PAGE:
In response to the questions: “Why does the Church oppose embryonic stem cell research?” “What harm can it do?” and “Should government funding be used to advance this study?” the reply seems evident.

Living with the Consequences

Our basic human obligation to respect human life comes into force even when we are dealing with the initial stages of human life. Once we place into law the presumption that we can take innocent human life at whatever stage we determine, we put in motion a destructive force. That process can empty technology and scientific advancement of moral and ethical restraint. If our society announces that it will determine at what point a human life can be used for the benefit of another, then all that is left for the next generation to do is decide when – at what age – that principle is applied.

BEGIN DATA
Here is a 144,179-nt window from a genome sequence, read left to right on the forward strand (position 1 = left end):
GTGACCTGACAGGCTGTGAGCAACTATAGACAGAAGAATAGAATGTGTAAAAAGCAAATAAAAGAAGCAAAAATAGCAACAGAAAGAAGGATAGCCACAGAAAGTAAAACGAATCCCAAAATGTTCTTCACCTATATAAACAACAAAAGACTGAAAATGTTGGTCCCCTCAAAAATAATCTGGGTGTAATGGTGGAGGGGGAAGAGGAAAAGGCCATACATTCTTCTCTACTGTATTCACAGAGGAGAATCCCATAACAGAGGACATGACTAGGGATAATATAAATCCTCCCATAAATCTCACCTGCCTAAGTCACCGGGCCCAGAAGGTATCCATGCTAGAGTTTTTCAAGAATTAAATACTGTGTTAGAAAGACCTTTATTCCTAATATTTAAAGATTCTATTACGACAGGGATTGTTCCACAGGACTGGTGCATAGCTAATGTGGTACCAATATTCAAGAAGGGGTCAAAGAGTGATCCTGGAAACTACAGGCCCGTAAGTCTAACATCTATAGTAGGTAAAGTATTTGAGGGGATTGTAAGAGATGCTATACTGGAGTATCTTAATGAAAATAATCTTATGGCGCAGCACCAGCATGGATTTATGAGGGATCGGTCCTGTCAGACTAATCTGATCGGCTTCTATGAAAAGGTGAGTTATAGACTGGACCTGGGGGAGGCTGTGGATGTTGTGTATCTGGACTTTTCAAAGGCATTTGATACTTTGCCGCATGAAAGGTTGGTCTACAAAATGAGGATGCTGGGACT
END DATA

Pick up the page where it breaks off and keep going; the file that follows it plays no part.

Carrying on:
Already there are those who argue that since the embryo is going to be destroyed anyway, we should feel free to do with it what we will. Would that principle apply to anyone who is terminally ill? It is the same offensive principle that was used to exonerate human experimentation on prisoners in concentration camps.

There are those who maintain that scientific advances should not be restrained by moral compunction. We hear over and over the claim that much good will come from this research. The end, we are told, certainly justifies the means that are used. To abandon the longstanding moral imperative that the end does not justify the means puts us on a fast track careening towards moral anarchy.